Expression was not significantly associated with rs1611115 genotype in brain tissue (P=0.6), as expected from the absence of a discernible effect of rs1611115 on allelic mRNA expression. In livers, there was no significant difference between the expression in CT and TT (P=0.2), so these genotypes were combined. A two-tailed t test showed a significant effect of rs1611115 genotype on total DBH mRNA expression in liver tissue (P=0.0001; Figure 3B). The minor T allele was associated with decreased DBH expression. The CΤ difference between the means was 1.1, reflecting a 2-fold change in expression among the groups. Similarly, a significant effect of rs1611115 genotype on DBH expression was observed in the lung (P=0.02) with the T allele again associated with nearly 2-fold lower DBH expression (Figure 3D).
Because both rs1611115 and rs1108580 affected DBH mRNA expression in liver, we examined the combined effect on overall expression. A stepwise linear regression indicated that demographics (race, age, and sex) had no significant effect on expression (Online Table V), and they were excluded as covariates. With increasing number of minor alleles per tissue, DBH mRNA levels decreased stepwise from 1 to 4 minor alleles (Figure 3C; ANOVA P=0.01), indicating that the joint effect of the 2 variants may be relevant for DBH associated phenotypes.
Association of DBH mRNA Levels in the Liver With Phenotypes in Inbred Mouse Strains
To determine whether DBH expression levels were associated with differences in sympathetic tone, we queried the Jackson Laboratory database, which provides mRNA expression data in macrophages, brain, and liver, and a range of phenotypes. Dbh mRNA was detectable in all tissue types, and the query was not limited to sympathetic phenotypes. Expression of hepatic DBH mRNA was associated with several phenotypes at P≤0.001 (Online Table VI), whereas no results were observed at P≤0.001 for Dbh expression in macrophages or brain. Inverse correlations included measures related to increased body size, weight, and length, whereas positive correlations involved lean mass. Hepatic Dbh mRNA was positively correlated with increased food and water intake and triglycerides. Higher Dbh expression was also associated with increased R-wave ECG amplitude, a putative marker of increased cardiovascular risk in humans.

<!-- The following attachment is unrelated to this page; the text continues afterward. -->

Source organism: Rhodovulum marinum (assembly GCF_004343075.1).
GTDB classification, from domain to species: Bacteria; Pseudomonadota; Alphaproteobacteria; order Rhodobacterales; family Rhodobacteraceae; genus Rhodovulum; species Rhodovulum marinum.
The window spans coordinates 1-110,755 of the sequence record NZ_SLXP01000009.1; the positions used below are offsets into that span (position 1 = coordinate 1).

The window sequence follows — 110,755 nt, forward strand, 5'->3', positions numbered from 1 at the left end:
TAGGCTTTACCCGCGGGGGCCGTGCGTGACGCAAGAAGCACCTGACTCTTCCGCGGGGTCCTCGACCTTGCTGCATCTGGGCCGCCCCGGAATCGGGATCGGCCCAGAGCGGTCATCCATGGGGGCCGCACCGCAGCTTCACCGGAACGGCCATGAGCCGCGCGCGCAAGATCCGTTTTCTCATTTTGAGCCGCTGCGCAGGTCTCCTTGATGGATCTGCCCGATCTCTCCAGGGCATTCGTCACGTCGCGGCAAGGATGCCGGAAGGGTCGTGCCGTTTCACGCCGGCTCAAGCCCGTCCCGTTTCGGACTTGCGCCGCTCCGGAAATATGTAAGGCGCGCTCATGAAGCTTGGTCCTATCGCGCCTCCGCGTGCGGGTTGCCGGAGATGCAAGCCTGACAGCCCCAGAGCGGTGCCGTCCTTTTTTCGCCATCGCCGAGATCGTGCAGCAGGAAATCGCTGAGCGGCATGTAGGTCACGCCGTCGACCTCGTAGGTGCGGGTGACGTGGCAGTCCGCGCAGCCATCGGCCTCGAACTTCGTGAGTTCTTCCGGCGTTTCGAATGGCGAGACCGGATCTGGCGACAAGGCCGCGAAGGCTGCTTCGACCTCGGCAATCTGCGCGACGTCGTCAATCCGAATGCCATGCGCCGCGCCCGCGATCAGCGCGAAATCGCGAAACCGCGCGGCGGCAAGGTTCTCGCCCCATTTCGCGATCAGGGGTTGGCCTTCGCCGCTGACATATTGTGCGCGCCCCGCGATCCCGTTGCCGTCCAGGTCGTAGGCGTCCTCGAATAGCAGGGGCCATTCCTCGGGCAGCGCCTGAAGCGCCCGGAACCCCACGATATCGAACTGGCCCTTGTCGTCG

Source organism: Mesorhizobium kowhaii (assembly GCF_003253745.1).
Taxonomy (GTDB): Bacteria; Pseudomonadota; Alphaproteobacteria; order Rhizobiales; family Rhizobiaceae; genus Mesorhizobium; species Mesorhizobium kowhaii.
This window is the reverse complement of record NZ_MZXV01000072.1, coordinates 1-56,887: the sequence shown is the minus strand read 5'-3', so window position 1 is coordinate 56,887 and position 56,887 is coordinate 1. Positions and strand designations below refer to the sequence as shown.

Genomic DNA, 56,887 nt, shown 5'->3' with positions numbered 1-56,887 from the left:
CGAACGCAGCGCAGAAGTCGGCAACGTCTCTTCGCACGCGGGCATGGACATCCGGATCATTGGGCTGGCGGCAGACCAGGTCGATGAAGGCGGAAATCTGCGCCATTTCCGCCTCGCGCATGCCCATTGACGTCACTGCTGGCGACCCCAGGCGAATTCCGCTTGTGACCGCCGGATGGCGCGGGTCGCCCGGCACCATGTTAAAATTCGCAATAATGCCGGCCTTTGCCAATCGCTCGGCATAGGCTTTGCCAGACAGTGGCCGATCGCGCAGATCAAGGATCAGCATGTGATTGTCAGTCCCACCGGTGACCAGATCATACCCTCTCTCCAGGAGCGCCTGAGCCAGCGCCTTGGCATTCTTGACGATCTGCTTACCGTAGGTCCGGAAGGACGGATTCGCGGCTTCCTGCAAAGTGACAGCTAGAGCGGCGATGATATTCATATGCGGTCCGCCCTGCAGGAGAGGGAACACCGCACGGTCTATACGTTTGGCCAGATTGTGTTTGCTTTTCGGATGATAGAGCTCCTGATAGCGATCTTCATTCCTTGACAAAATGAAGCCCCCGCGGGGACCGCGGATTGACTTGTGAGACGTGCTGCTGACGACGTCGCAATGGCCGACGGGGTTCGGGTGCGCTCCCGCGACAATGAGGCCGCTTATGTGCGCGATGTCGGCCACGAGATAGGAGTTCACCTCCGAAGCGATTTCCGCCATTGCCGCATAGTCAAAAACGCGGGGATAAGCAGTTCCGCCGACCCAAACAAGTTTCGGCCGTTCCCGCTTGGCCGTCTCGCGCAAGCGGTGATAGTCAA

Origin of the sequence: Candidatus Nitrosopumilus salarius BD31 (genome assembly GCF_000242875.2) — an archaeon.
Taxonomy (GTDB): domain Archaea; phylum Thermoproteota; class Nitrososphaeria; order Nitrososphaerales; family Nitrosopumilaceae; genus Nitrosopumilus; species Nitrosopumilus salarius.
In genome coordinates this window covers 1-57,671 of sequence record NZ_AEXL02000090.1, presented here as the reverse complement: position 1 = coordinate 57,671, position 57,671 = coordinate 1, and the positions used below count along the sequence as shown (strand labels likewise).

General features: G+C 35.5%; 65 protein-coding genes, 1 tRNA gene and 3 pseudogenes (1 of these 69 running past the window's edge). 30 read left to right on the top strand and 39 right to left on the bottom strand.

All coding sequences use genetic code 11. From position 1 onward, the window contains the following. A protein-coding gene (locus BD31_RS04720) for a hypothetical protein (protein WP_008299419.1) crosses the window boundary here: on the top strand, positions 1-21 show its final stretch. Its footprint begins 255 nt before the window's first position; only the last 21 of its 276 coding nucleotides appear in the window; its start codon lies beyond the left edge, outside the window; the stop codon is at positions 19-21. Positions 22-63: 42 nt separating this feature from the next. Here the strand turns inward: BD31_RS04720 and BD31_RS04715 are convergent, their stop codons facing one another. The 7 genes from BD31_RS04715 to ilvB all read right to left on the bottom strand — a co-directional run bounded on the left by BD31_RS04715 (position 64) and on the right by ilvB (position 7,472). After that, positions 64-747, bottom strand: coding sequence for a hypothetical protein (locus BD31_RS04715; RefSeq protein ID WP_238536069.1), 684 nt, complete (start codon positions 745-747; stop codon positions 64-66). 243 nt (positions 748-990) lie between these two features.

Myocardial Contractility and Sympathetic Control Measured by Cardiac PEP
As an index of myocardial contractility and sympathetic control, we measured cardiac PEP under stress conditions in 130 human subjects. There was no significant genotype effect in females (P=0.77), whereas PEP values were also significantly higher than males under nonstress conditions (Online Figure III). In males, a t test demonstrated a significant difference in stress PEP between subjects homozygous for the major allele of rs1611115 and carriers of ≥1 copy of the minor allele (P<0.05, effect size d=0.54). CC males show significantly higher myocardial contractility during the stress condition as compared with male T carriers. No significant association was observed with rs1108580.
Clinical Association Studies With Human Phenotypes and Diseases
To explore phenotypic associations in human subjects, we performed a phenome-wide association study (PheWAS) with rs1611115 and rs1108580. These analyses include deidentified electronic health record data.38–40 We used clinical and genotype information on 3035 subjects from the Geisinger Clinic MyCode biorepository41 and a replication sample of 4027 from the Marshfield Personalized Medicine Research Project.
The Geisinger Study
Of the 482 phenotypes tested in the Geisinger data set, SNP analysis using an additive model revealed 4 associations with rs1108580 and three with rs1611115 at a cutoff of P<0.01 (Online Table VII). Notably, the minor allele of both SNPs, rs1611115-T (P=0.0002; odds ratio [OR], 0.43; 95% confidence interval [CI]=0.28–0.66) and rs1108580-A (P=0.007; OR, 0.67; 95% CI, 0.50–0.90) was associated with reduced risk of angina pectoris (code 413.9). Additionally, rs1611115-T was associated with risk for diabetes mellitus (P=0.002; OR, 1.9; 95% CI, 1.3–2.9). The most significant association for SNP rs1108580-A was with intervertebral disc disorders (P=3.1E-05) with a negative direction of effect. This may be related to clinical observations in which patients with congenital DBH deficiency have hyperflexible joints. In the dominant model, rs1611115-T was associated with reduced risk of angina pectoris, for the same diagnosis code (413.9), and in the same direction as in the additive model (P=0.001; OR, 0.44; 95% CI, 0.26–0.73). Also using a dominant model, rs1611115-T emerged as a risk factor for asthma with a large estimated effect size (P=0.007; OR, 3.1; 95% CI, 1.4–7.2).